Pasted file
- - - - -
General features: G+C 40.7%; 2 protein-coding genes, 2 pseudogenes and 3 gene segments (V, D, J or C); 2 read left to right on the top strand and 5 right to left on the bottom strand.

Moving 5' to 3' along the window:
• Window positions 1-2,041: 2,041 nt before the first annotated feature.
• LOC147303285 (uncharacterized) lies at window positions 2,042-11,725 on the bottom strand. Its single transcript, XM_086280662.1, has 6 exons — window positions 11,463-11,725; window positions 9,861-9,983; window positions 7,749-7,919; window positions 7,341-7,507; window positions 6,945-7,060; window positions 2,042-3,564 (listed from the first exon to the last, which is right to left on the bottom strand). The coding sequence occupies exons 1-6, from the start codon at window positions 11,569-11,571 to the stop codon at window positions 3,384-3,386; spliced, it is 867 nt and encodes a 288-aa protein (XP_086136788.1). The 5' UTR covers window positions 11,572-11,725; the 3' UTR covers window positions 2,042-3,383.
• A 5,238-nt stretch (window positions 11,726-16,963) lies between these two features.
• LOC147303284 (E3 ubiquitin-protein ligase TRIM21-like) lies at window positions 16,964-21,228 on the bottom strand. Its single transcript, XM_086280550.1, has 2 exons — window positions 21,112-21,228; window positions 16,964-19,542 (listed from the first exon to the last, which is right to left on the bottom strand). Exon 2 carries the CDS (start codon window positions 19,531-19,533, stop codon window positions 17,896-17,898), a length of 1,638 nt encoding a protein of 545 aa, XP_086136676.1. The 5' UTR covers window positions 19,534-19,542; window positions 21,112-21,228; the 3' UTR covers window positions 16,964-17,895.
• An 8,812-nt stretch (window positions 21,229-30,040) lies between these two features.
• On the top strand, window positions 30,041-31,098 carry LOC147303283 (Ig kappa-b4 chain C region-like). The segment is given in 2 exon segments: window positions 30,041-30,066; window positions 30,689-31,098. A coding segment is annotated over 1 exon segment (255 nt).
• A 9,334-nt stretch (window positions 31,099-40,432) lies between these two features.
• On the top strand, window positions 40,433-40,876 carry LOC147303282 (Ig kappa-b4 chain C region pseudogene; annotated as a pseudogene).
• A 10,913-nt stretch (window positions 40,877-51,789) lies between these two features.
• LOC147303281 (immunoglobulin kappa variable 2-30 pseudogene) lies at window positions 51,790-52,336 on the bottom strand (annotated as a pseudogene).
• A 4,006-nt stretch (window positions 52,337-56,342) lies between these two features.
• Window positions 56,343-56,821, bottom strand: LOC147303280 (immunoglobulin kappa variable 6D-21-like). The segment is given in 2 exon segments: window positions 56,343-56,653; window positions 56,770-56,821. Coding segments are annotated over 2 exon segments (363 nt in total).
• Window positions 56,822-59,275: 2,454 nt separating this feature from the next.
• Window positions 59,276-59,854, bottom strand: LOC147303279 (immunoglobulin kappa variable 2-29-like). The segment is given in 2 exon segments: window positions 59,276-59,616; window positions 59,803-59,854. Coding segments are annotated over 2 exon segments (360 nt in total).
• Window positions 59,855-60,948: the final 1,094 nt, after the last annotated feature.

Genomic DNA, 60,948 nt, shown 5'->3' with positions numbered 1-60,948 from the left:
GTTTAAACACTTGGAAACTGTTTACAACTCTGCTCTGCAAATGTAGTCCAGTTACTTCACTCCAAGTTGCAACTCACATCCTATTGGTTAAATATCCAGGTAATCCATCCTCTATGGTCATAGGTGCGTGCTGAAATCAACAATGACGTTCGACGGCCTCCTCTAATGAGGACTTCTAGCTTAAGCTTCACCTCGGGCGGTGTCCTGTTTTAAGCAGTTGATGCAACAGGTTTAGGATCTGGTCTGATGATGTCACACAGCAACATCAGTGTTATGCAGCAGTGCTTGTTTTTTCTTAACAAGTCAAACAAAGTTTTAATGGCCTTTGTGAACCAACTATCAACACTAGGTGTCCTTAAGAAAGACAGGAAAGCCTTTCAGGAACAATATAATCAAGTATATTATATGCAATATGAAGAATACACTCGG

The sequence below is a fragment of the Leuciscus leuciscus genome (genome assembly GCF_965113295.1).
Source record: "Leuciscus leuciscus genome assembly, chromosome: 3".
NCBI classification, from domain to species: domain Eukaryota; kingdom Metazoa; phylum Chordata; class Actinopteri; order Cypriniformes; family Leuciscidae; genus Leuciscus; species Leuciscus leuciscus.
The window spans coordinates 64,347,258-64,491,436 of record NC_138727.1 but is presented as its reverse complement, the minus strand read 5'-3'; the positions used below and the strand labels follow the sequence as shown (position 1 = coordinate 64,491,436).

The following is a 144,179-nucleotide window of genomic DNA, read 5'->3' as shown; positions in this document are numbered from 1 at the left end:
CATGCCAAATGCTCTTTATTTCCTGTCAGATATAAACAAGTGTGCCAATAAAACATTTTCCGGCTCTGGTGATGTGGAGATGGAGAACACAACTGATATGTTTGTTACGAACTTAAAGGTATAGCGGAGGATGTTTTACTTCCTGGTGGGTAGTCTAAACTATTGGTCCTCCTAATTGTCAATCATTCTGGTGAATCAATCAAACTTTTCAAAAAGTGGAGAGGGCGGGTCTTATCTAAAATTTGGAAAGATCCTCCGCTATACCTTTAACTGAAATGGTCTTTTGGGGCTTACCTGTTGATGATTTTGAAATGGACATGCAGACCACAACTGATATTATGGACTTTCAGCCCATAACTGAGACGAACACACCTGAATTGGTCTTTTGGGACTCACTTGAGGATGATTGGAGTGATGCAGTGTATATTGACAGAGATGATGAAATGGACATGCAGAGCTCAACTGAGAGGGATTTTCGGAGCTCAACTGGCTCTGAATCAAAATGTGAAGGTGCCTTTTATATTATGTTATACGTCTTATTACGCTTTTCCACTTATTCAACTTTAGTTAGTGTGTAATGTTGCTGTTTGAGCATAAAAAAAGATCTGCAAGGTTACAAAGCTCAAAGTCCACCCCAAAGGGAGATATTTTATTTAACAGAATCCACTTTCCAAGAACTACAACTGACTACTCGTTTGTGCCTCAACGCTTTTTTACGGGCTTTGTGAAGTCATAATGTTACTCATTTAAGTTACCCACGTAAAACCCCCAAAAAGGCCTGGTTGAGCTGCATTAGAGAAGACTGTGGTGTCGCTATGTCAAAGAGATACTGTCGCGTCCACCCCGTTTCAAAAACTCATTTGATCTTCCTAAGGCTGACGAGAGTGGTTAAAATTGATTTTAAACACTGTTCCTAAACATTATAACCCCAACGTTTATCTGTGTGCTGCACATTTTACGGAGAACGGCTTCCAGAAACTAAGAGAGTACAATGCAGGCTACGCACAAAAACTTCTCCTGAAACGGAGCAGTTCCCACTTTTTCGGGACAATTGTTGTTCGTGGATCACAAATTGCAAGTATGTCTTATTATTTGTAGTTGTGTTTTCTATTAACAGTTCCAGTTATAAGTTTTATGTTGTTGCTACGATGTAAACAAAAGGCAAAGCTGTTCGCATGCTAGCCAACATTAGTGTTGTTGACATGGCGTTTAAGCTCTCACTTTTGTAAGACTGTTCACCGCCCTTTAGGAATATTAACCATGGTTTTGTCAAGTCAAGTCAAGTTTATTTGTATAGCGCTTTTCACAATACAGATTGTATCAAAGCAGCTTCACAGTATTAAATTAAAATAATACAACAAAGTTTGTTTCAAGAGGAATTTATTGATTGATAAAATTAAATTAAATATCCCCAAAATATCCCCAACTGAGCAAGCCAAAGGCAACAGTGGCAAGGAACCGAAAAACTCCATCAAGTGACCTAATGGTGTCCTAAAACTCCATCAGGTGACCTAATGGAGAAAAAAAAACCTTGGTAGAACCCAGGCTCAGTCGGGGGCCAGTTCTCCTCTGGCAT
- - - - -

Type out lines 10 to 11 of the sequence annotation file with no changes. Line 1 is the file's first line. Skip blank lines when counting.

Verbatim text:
• On the top strand, window positions 40,433-40,876 carry LOC147303282 (Ig kappa-b4 chain C region pseudogene; annotated as a pseudogene).
• A 10,913-nt stretch (window positions 40,877-51,789) lies between these two features.